I’m so sorry that your Dad passed away before he could see you marry and joyful on your wedding day – but what lovely, thoughtful ways of ensuring his presence was felt on your wedding day – just lovely. I really hope that these ideas might comfort some of our readers too.
      Thank you so much for taking the time to reply Vicki,
      Love Annabel xxx

  2. Sian what a beautifully written blog post. Very touching. As a wedding photographer I am mindful and sensitive that there is often loved ones who can not share the day. But they are still part of it, in the hearts of the couple and the family and friends. One of my brides who had lost her father, felt the only way she could have him so close was to wear her Mother’s wedding gown. She had shared this with him before he list his battle and everyone looked at how amazing she was in the dress that her mum had worn. It was so touching. Thank you for sharing these sad but beautiful feelings with us. I’m so glad you found love.

    1. Thanks for adding your comments Sharon. We have shared many weddings on the site with couples who have lost parents. They all deal with it in their own, and varied, ways. Thank you for sharing the story of your bride with us xx

    2. Thank you for sharing your thoughts Sharon. I adore the idea of a bride wearing her mother’s gown and what a touching pay homage to her father.
      Much love to you,
      Annabel xx

  3. Sian thank you so much for being brave enough to put into words what I could not. I was 21 when my gorgeous Papa was diagnosed with motor neurone disease and just over 3 years later we lost him (last August). That October my better half proposed, having asked dad for permission just weeks before he died. Who knows what the day itself will bring but from one heartbroken bride to another, I truly wish you the most beautiful day – you deserve it xxx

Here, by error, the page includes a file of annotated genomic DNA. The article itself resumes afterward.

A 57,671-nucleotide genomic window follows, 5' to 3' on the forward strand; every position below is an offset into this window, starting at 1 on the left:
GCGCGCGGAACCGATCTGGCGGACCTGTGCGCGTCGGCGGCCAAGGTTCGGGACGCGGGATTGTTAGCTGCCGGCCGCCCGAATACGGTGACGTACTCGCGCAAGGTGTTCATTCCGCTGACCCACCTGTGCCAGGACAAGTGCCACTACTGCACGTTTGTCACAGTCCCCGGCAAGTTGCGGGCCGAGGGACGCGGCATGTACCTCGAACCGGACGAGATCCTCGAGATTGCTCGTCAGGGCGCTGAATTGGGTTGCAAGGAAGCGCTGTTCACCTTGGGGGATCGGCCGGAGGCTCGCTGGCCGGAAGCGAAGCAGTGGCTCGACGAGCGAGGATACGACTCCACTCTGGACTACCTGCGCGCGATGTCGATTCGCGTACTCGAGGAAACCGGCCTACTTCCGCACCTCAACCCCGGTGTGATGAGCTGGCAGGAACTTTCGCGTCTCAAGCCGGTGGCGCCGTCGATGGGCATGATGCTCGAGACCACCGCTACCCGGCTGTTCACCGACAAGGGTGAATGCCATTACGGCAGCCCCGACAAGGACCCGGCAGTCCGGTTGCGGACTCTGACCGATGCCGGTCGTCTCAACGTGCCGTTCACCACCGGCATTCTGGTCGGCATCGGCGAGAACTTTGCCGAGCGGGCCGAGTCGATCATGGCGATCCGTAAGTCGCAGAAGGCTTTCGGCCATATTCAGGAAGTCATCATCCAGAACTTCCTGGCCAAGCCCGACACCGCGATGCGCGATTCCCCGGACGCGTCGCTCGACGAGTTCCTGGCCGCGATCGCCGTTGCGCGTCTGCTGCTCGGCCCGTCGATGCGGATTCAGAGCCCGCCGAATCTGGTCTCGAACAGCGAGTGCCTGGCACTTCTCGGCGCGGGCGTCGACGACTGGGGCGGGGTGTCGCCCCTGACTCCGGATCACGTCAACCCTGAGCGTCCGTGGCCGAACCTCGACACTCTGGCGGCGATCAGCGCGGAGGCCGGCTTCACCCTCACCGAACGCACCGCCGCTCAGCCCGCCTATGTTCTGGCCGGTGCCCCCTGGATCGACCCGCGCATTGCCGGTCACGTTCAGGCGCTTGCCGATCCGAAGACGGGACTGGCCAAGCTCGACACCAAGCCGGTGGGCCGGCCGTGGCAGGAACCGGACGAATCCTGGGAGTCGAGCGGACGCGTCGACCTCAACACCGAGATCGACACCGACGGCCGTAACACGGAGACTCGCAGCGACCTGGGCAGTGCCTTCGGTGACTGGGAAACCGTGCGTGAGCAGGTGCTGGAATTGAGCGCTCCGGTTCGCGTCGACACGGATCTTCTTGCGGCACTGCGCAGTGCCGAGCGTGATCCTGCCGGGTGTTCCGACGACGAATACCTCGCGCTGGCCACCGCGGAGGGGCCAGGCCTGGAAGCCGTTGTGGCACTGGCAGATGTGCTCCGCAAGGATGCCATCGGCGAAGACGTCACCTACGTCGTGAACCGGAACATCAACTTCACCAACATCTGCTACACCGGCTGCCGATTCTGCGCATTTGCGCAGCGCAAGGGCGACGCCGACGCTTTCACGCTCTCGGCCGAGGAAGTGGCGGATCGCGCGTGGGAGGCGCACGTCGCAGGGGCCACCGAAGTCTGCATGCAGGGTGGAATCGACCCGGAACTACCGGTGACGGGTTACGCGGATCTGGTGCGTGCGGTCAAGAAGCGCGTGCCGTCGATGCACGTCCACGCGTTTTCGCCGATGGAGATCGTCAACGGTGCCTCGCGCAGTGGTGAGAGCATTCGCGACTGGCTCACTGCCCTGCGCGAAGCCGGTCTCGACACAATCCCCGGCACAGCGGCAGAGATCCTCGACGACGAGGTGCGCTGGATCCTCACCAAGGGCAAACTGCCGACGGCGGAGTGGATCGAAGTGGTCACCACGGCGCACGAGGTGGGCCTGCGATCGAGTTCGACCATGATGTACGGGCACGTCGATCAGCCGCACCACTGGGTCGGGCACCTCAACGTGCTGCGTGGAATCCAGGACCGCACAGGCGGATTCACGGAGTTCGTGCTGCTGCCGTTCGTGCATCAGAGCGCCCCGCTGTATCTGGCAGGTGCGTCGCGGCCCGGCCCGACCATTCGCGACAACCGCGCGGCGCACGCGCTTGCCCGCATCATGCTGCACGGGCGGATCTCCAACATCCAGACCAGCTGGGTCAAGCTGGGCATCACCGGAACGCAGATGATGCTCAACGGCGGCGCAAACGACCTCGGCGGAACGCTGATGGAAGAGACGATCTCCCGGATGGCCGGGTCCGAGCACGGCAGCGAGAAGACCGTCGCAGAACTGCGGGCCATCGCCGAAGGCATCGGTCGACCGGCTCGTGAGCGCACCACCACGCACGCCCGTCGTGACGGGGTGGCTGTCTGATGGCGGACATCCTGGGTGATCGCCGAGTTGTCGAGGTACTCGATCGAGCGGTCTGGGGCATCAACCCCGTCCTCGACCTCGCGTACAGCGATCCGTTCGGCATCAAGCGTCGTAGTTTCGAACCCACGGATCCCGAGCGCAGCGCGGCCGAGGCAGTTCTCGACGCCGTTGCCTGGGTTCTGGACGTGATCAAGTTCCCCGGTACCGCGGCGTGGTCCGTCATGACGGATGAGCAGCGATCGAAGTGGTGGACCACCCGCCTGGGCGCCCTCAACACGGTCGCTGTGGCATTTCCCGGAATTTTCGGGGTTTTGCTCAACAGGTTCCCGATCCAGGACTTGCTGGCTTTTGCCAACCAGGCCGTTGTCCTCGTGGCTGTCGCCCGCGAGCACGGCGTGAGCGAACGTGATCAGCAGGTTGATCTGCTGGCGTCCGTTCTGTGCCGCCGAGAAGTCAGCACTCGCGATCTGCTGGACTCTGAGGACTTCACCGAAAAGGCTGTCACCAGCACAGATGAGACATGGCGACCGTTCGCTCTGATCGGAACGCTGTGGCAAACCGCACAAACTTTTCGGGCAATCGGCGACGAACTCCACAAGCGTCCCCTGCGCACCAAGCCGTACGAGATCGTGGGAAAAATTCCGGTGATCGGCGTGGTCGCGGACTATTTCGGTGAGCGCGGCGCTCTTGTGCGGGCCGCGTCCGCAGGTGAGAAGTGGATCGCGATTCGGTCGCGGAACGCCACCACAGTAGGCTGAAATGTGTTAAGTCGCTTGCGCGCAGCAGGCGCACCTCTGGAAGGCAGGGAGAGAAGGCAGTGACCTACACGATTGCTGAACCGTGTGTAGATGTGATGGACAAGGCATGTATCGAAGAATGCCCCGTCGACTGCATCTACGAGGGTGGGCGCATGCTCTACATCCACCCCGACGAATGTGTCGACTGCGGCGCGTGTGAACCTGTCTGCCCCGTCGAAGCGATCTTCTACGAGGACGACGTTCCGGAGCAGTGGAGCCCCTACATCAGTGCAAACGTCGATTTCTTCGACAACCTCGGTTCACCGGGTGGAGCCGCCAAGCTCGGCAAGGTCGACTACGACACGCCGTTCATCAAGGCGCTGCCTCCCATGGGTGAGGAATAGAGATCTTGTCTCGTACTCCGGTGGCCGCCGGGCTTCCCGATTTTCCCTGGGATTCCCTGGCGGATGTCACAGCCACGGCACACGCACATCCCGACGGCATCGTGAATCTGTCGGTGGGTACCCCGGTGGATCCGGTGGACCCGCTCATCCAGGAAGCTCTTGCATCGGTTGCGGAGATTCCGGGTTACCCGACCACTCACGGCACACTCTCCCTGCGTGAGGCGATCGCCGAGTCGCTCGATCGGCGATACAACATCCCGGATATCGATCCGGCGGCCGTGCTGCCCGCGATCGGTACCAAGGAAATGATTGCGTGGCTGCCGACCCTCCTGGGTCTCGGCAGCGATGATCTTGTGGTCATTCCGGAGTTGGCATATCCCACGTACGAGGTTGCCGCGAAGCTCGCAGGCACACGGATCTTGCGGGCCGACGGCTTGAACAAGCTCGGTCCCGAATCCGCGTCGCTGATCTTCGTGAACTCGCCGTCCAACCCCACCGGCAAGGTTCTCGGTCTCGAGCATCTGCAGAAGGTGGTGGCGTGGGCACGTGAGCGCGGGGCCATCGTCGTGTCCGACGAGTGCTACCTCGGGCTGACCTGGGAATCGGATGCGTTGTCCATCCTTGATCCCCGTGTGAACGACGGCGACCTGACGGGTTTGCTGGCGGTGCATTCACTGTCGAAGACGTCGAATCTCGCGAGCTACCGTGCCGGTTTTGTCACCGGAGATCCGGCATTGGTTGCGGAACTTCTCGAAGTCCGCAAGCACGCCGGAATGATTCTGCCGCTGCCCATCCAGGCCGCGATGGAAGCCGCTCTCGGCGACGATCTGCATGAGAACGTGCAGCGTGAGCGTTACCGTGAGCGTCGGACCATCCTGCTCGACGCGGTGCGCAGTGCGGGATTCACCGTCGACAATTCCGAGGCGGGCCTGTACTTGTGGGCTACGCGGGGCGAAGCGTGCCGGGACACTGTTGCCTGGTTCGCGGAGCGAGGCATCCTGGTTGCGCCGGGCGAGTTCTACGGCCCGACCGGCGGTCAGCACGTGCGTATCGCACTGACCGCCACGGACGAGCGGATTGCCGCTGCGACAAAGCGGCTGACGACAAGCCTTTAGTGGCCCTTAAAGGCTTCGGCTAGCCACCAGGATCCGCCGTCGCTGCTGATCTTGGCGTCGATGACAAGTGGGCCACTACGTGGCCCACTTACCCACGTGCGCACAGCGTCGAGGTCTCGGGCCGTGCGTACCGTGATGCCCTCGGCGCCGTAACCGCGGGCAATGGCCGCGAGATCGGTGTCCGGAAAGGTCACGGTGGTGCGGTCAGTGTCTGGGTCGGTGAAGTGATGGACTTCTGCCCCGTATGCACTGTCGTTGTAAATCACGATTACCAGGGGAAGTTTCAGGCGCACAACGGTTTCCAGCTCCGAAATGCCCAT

1. Bryony, so sorry to hear of your story. I hope that the joy and celebration of your marriage will bring some happiness and comfort to you and your family at this sad time. Many best wishes for your future together xxx

      1. Thank you for taking the time to leave a comment too Bryony – what an incredibly painful 3 years that must have been for you and your family, but what a wonderful story that your better half was able to seek your father’s permission and good wishes, brings tears to my eyes thinking about it.
        Thank you so, so very much for leaving such a sweet and kind comment.
        Love Annabel xXx

  4. Hi Sian, thank you for sharing your story with us. I can only imagine how difficult planning a wedding would be without some of your ‘main men’ being around to celebrate with you and your family. I’m sure the two of you have been a great source of support and understanding for each other and I believe that your approach of waiting to see how you feel, as things go forward, will work for you. I can only wish you as much joy, love and best wishes as possible from now on. I’m sure the day itself will be bittersweet, but I do hope that you have a truly wonderful day xxx

    1. Thanks so so much Katie. We are both looking forward to our big day, as hard as it may be, and hopefully the joy we will all feel will help ease that pain.
      sending you much love and wishes of good health to both you and your mum xxxxxx

  5. This made me tear up! I lost my father when I was 10, and while we had tumultuous relationship while he was alive, I wish he was still around to walk me down the aisle when I meet the right man.